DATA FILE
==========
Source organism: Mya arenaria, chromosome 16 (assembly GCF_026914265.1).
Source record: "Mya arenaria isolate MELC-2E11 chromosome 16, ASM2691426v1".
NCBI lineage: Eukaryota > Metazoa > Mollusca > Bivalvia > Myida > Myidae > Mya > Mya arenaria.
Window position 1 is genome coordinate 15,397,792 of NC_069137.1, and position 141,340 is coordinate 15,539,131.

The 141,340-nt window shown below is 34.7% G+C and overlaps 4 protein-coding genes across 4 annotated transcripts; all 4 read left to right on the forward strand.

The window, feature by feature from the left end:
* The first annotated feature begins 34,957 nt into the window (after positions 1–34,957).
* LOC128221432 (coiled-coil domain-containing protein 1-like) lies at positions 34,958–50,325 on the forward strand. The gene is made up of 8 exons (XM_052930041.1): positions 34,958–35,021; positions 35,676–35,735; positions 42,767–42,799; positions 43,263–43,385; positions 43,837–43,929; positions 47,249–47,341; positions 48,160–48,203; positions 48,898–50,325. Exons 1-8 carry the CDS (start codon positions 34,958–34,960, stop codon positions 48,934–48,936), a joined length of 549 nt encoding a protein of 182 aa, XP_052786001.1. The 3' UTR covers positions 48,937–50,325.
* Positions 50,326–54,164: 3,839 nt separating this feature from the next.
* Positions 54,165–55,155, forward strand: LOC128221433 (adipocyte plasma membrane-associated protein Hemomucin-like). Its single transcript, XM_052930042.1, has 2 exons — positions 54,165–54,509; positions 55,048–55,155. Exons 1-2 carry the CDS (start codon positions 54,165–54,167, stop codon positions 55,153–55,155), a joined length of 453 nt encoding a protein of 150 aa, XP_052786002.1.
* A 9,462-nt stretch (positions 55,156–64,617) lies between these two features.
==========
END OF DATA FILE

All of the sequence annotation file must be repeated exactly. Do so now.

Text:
Source organism: Mya arenaria, chromosome 16 (assembly GCF_026914265.1).
Source record: "Mya arenaria isolate MELC-2E11 chromosome 16, ASM2691426v1".
NCBI lineage: Eukaryota > Metazoa > Mollusca > Bivalvia > Myida > Myidae > Mya > Mya arenaria.
Window position 1 is genome coordinate 15,397,792 of NC_069137.1, and position 141,340 is coordinate 15,539,131.

The 141,340-nt window shown below is 34.7% G+C and overlaps 4 protein-coding genes across 4 annotated transcripts; all 4 read left to right on the forward strand.

The window, feature by feature from the left end:
* The first annotated feature begins 34,957 nt into the window (after positions 1–34,957).
* LOC128221432 (coiled-coil domain-containing protein 1-like) lies at positions 34,958–50,325 on the forward strand. The gene is made up of 8 exons (XM_052930041.1): positions 34,958–35,021; positions 35,676–35,735; positions 42,767–42,799; positions 43,263–43,385; positions 43,837–43,929; positions 47,249–47,341; positions 48,160–48,203; positions 48,898–50,325. Exons 1-8 carry the CDS (start codon positions 34,958–34,960, stop codon positions 48,934–48,936), a joined length of 549 nt encoding a protein of 182 aa, XP_052786001.1. The 3' UTR covers positions 48,937–50,325.
* Positions 50,326–54,164: 3,839 nt separating this feature from the next.
* Positions 54,165–55,155, forward strand: LOC128221433 (adipocyte plasma membrane-associated protein Hemomucin-like). Its single transcript, XM_052930042.1, has 2 exons — positions 54,165–54,509; positions 55,048–55,155. Exons 1-2 carry the CDS (start codon positions 54,165–54,167, stop codon positions 55,153–55,155), a joined length of 453 nt encoding a protein of 150 aa, XP_052786002.1.
* A 9,462-nt stretch (positions 55,156–64,617) lies between these two features.